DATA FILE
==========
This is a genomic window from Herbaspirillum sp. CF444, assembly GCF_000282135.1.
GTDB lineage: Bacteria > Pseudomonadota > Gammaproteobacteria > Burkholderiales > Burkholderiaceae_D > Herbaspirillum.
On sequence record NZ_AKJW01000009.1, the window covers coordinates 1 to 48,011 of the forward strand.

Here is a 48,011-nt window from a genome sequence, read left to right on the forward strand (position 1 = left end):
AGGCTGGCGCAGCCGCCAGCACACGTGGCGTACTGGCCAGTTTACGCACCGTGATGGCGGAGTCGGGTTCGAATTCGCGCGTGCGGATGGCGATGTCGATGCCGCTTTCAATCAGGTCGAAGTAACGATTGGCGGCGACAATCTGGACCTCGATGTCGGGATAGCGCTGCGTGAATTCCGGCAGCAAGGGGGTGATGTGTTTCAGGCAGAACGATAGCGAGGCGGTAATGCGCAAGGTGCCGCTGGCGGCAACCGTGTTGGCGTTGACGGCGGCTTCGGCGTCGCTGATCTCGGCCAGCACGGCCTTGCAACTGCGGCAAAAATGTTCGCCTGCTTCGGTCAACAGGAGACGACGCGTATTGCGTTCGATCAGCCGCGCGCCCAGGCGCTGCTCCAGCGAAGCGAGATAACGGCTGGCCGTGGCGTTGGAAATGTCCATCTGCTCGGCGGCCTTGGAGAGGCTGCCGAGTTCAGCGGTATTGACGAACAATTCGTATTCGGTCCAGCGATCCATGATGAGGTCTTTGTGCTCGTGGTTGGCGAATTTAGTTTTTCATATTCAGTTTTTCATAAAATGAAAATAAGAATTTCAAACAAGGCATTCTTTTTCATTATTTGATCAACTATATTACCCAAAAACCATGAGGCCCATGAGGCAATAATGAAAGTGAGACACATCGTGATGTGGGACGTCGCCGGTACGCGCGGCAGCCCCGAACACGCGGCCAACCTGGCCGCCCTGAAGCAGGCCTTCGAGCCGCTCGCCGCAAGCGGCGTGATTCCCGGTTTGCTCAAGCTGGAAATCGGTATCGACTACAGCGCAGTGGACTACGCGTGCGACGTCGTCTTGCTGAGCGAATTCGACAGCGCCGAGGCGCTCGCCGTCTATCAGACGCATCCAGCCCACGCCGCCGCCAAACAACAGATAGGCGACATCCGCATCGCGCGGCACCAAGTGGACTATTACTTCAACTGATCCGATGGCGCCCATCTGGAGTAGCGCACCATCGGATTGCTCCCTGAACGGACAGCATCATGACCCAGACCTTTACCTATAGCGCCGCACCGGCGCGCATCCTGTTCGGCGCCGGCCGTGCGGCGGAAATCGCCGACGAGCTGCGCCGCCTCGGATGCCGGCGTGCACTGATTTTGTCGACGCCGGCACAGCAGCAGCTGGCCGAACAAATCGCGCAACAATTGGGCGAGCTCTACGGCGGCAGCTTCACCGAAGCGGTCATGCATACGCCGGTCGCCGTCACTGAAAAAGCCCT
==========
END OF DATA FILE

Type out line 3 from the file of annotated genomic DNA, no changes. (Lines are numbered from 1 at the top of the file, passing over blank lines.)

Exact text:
On sequence record NZ_AKJW01000009.1, the window covers coordinates 1 to 48,011 of the forward strand.